From Gary Fineout’s The Fine Print blog:
For the last several years Villalobos has tried to push a bill through the Florida Legislature that would have required those who appear before legislative committees to swear to tell the truth.
The legislation was an outgrowth of the contentious 2003 series of special sessions on medical malpractice where the Florida Senate eventually decided to place several officials – including the head of the state’s main malpractice insurer – under oath. Villalobos concluded that the testimony before legislators would change dramatically if everyone who testifies would be put on notice that they could be charged with a crime if they lie. His bill was primarily directed at lobbyists since it exempted legislators from the requirement.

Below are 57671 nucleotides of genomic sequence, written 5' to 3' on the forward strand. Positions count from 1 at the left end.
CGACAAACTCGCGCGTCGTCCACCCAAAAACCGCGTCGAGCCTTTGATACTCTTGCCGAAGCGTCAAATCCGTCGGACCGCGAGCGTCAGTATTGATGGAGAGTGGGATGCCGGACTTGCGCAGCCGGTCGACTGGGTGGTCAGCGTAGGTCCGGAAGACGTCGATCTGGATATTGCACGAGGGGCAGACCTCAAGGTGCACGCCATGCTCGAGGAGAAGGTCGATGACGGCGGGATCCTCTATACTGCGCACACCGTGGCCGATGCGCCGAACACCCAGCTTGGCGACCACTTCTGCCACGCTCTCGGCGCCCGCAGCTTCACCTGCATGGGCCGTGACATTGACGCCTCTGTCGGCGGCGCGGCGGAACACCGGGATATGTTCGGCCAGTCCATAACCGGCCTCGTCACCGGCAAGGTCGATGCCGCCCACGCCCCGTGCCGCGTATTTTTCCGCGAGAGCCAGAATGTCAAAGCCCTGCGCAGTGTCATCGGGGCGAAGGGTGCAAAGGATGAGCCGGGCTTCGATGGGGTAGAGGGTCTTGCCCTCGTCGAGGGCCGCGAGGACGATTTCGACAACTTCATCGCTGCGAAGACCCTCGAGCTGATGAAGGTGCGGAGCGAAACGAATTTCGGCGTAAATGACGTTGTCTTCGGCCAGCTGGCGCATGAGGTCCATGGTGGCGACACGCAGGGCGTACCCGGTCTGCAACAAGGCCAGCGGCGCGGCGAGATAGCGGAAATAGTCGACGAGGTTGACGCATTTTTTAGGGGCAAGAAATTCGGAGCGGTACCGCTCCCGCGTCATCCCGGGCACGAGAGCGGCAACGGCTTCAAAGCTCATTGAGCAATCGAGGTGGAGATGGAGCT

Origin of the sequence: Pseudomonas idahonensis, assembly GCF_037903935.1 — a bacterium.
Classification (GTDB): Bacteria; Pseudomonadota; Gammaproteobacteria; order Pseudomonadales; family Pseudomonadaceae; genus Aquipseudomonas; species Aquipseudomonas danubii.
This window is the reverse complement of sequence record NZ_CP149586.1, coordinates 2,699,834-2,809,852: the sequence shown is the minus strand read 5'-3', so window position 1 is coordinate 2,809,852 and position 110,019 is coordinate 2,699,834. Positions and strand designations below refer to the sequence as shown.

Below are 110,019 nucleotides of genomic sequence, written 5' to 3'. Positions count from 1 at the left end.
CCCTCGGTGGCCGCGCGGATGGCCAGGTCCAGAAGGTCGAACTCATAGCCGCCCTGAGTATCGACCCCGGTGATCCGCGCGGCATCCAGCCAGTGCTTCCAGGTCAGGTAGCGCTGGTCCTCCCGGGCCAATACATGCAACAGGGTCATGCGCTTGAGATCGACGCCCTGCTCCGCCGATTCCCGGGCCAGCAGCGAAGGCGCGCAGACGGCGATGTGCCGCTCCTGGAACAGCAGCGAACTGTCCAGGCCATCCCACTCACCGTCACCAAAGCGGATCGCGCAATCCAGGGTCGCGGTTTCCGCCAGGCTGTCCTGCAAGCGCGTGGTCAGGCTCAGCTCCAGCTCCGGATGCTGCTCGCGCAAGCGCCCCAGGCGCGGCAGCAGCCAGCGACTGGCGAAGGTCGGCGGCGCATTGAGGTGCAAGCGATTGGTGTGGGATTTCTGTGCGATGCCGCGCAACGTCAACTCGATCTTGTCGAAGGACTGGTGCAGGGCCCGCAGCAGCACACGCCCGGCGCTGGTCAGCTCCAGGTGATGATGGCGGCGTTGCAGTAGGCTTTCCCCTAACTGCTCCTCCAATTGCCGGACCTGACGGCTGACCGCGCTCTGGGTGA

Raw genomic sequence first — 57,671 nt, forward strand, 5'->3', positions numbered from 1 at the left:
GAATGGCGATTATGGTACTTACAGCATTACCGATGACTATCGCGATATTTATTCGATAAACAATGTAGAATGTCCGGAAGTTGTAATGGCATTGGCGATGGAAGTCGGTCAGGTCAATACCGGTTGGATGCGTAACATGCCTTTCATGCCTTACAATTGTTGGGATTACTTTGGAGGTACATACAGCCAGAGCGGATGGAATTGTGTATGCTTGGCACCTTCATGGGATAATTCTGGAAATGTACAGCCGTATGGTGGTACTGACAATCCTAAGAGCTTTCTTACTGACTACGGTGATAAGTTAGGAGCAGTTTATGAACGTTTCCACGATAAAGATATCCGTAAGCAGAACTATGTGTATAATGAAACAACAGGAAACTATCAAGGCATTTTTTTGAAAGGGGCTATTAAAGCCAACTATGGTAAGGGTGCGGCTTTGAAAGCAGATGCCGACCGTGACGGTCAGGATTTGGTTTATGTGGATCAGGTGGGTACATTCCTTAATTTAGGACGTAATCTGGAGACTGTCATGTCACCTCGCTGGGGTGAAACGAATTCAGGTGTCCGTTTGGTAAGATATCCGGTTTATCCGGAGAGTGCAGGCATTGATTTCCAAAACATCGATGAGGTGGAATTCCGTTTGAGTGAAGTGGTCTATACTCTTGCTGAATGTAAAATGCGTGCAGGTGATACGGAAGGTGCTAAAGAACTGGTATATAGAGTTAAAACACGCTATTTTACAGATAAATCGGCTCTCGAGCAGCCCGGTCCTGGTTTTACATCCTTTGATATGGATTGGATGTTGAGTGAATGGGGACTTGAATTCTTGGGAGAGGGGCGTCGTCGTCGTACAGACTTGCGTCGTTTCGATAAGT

But Villalobos legislation has constantly gotten bogged down. Last year House leaders refused to move his bill beyond one committee.
So Villalobos has decided he won’t file the bill again during his final session.
“I’ve never gotten traction,” said Villalobos.
Villalobos said his inability to get the legislation seriously considered sends a message that lying in the halls of the Florida Legislature is no big deal.
“It says people can go to the Capitol and lie and nothing will happen to them,” said Villalobos.